Playing both versions of the game, it's obvious that Blue Castle Games had some real issues in getting the performance level up to snuff. It's clear that completely disabling v-sync was chosen in order to raise the average frame-rate: based on the performance there's no doubt that those juddering drops to 20FPS on 360 would be far more pronounced and more frequent in more places were v-sync applied to the PS3 game as well.
The overall look of the game remains close between both versions, however, though there are occasional discrepancies in image quality which again tend to favour the Xbox 360 game. It could well be a memory issue, but there are cases where texture quality appears to be have been dialled back on PS3. For example, in the above shot comparison we can see that the normal maps are missing a lot of detail on PS3.
It's hardly groundbreaking stuff, but again lends some evidence to the theory that Dead Rising 2 was primarily an Xbox 360-led title that needed more than a bit of technical man-handling before it could fit and run well enough on PlayStation 3. Another example can be seen in the top shot comparison, where the depth of field effect isn't as well-filtered as it is on the Xbox 360 game. On the bottom we see an area of the game where the player's shadow just disappears completely.
While the technical advantages become more numerous the longer you play the game, the reasons for favouring the Xbox 360 version of Dead Rising 2 over its PS3 sibling go beyond the pixels, textures and performance level: there's platform-exclusive bonus content too. The first piece of DLC, Case Zero, is a standalone adventure and pseudo-demo costing 400 MSP. In theory, multi-console owners could buy this on 360 then play the full game on PS3, but the fact that you can import your progress from Case Zero into the main release is probably too tempting to pass up.
The forthcoming Dead Rising 2: Case West does require purchase of the full game, and is again 360-exclusive. It also sounds rather cool and well worth waiting for. The star of the first Dead Rising, Frank West, is back, teaming up with Dead Rising 2's protagonist Chuck Greene for another round of undead massacre. The photography element of the first game also makes a welcome return for this bonus instalment.
If you happen to own both HD consoles, there's no doubt which version you should be aiming for: Dead Rising 2 on Xbox 360 is technically the much better game, and the exclusive DLC is another noteworthy factor in its favour. However, if you only own a PlayStation 3, the question is really whether the technical inadequacies have any real impact on the gameplay experience.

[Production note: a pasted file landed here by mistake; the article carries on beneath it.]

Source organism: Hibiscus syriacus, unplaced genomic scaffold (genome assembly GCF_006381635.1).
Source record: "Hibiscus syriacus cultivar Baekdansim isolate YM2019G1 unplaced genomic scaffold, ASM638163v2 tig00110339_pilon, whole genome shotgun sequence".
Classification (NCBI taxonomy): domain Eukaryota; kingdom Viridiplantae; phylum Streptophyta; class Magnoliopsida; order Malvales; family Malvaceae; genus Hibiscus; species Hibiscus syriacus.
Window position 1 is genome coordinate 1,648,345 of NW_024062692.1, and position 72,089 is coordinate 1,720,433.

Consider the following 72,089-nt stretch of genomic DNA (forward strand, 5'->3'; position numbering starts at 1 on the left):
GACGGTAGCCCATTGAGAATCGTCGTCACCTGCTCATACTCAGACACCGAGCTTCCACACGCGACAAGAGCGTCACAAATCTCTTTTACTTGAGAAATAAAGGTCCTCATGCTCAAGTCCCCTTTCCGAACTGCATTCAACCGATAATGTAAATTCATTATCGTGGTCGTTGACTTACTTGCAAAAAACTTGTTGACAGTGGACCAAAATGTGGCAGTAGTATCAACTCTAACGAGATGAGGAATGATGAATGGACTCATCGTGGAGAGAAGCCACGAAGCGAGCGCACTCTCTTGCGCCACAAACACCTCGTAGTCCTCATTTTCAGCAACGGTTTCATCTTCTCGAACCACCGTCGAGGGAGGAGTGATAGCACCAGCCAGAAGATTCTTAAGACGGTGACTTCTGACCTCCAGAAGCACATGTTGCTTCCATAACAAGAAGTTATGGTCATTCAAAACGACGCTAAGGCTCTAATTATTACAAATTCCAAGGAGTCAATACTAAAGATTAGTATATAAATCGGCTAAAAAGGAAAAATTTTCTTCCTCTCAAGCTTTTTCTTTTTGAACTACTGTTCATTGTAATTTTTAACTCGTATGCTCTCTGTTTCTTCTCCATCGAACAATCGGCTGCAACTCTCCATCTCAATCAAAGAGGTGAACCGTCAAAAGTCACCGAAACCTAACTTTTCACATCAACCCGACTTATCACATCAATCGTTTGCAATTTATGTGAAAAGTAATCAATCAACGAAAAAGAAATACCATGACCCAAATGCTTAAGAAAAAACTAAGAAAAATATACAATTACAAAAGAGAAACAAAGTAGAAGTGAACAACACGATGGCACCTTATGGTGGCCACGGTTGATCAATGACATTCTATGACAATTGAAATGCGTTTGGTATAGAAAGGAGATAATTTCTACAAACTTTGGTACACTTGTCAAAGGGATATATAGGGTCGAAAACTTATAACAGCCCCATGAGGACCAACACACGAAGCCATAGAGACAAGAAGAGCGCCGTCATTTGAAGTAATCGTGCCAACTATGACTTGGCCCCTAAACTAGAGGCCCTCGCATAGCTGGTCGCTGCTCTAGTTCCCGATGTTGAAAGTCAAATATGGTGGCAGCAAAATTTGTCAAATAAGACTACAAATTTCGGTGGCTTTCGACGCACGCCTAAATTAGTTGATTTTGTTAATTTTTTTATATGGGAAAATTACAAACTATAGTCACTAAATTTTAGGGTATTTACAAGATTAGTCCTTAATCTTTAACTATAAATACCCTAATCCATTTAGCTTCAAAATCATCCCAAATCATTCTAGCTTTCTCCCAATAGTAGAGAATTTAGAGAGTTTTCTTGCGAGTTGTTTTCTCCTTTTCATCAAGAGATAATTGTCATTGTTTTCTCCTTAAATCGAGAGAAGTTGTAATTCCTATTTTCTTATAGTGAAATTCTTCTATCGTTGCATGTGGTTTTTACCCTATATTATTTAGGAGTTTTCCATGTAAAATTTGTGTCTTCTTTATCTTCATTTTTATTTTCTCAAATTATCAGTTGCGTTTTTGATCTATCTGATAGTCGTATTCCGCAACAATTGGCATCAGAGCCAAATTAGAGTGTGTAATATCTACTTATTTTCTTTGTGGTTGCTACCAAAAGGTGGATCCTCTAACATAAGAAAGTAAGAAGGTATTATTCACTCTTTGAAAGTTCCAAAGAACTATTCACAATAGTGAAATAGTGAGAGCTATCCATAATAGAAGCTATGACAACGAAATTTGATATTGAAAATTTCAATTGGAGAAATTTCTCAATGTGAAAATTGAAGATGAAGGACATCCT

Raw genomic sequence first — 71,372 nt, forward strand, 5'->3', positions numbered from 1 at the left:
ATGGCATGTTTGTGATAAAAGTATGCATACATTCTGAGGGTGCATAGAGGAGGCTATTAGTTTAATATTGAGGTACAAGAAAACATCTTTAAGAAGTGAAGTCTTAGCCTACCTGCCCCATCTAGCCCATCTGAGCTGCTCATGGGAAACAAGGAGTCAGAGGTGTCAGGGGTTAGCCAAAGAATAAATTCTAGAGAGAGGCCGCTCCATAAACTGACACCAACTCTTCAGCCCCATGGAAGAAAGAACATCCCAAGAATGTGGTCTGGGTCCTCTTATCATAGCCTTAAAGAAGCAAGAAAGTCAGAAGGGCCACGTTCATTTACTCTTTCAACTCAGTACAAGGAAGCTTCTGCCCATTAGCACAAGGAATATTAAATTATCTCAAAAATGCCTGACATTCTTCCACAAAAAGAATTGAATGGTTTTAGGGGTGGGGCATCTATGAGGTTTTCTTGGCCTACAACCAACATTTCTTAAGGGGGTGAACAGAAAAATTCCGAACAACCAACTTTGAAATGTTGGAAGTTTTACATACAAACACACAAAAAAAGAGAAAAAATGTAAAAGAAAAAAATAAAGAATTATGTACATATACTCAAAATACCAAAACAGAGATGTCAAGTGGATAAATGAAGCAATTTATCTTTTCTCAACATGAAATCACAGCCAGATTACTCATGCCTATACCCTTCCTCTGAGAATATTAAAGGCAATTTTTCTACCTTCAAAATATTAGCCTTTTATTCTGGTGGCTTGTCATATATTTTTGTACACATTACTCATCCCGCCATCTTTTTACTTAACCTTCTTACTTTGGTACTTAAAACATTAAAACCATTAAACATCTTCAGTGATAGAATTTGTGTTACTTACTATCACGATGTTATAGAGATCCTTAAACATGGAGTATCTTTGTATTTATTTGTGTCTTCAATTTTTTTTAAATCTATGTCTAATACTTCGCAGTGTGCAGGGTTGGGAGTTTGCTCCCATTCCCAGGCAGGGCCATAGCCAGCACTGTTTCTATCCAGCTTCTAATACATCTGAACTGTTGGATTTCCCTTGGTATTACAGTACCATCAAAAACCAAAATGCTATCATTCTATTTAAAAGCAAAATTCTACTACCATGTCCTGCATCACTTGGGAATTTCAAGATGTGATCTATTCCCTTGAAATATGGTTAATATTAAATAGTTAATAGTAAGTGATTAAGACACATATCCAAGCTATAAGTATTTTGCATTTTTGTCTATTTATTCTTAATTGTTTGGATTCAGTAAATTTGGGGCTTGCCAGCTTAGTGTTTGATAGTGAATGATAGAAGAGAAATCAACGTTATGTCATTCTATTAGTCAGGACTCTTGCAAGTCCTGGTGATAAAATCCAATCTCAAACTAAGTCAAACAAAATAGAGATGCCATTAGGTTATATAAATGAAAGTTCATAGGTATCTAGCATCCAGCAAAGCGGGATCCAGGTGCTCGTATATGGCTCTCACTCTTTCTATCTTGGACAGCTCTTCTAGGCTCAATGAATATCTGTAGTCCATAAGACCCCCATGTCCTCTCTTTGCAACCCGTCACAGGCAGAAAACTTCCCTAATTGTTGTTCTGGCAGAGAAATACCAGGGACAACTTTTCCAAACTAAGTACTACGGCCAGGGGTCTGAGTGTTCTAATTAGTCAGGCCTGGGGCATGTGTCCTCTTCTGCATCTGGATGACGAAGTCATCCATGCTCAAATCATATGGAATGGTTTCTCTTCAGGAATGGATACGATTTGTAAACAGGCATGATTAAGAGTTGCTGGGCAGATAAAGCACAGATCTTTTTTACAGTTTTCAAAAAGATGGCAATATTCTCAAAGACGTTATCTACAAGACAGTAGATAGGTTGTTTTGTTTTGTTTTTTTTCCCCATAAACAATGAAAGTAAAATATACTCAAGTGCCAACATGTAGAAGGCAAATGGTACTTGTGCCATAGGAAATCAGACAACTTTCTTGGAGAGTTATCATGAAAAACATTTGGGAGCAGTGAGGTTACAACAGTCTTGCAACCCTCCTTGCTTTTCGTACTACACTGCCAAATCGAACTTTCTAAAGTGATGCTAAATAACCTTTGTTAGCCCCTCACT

In a side-by-side comparison, the implementation of v-sync greatly adds to the overall visual consistency of the 360 title, but when viewed on its own merits, the tearing in the PS3 version of Dead Rising 2 is noticeable but not especially annoying. Mileage will vary as this is very much a perceptual issue, but tearing tends to be an issue in fast-moving games, and that doesn't especially apply to Dead Rising 2.
In terms of the resolution reduction, for the most part whatever software upscaling solution Blue Castle used works out pretty well. Put the game up against the 360 version running at full 720p and despite losing over 30 per cent of the pixels the overall look is still very close indeed.
On the one hand it is very difficult to avoid criticising the developer for not giving the PS3 version of Dead Rising 2 the same sort of love that the 360 game clearly received. Clearly and measurably we have a conversion with a big resolution hit and mildly toned down visuals that still can't match the Xbox 360 game in terms of basic performance. It's not often that we see a PS3 version so technically behind these days, but Dead Rising 2 is something of an unfortunate exception.
On the other hand, the technical compromises do at least mean that the PS3 version is in the same ballpark in terms of playability, and as mentioned earlier, there are occasional areas in-game where the 360's v-sync implementation can impact controller response - in these cases, the PS3 version can occasionally prove to be marginally faster to act from your joypad commands.
So the honours go to the 360 for this particular release, but Capcom has yet to play what could be its ace: the PC version of Dead Rising 2 launches on 1st October. In the next couple of days we'll be comparing the code to the PS3 and 360 releases and seeing just how much hardware is required to provide a console-beating experience.
Check out our Dead Rising 2 review elsewhere on the site for an in-depth gameplay appraisal.